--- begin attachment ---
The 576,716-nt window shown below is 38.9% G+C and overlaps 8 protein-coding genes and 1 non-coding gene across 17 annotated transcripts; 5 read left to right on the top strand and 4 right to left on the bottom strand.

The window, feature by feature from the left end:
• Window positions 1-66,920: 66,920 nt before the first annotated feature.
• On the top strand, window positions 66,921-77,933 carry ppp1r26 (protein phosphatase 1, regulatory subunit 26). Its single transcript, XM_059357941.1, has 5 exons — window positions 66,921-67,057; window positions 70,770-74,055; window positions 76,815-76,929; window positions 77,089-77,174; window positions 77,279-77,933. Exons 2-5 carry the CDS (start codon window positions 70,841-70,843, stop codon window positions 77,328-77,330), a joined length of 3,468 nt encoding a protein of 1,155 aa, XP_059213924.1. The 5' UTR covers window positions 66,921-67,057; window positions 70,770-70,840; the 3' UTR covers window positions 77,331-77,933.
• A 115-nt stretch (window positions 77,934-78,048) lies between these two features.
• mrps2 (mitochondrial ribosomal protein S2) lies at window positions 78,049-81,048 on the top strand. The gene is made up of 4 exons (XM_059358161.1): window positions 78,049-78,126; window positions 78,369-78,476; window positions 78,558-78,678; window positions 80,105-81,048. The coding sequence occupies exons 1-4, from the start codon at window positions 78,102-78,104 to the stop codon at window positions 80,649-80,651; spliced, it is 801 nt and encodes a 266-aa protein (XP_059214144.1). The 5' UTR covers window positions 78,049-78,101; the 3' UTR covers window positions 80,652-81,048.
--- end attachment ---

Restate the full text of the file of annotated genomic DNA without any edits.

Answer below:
The 576,716-nt window shown below is 38.9% G+C and overlaps 8 protein-coding genes and 1 non-coding gene across 17 annotated transcripts; 5 read left to right on the top strand and 4 right to left on the bottom strand.

The window, feature by feature from the left end:
• Window positions 1-66,920: 66,920 nt before the first annotated feature.
• On the top strand, window positions 66,921-77,933 carry ppp1r26 (protein phosphatase 1, regulatory subunit 26). Its single transcript, XM_059357941.1, has 5 exons — window positions 66,921-67,057; window positions 70,770-74,055; window positions 76,815-76,929; window positions 77,089-77,174; window positions 77,279-77,933. Exons 2-5 carry the CDS (start codon window positions 70,841-70,843, stop codon window positions 77,328-77,330), a joined length of 3,468 nt encoding a protein of 1,155 aa, XP_059213924.1. The 5' UTR covers window positions 66,921-67,057; window positions 70,770-70,840; the 3' UTR covers window positions 77,331-77,933.
• A 115-nt stretch (window positions 77,934-78,048) lies between these two features.
• mrps2 (mitochondrial ribosomal protein S2) lies at window positions 78,049-81,048 on the top strand. The gene is made up of 4 exons (XM_059358161.1): window positions 78,049-78,126; window positions 78,369-78,476; window positions 78,558-78,678; window positions 80,105-81,048. The coding sequence occupies exons 1-4, from the start codon at window positions 78,102-78,104 to the stop codon at window positions 80,649-80,651; spliced, it is 801 nt and encodes a 266-aa protein (XP_059214144.1). The 5' UTR covers window positions 78,049-78,101; the 3' UTR covers window positions 80,652-81,048.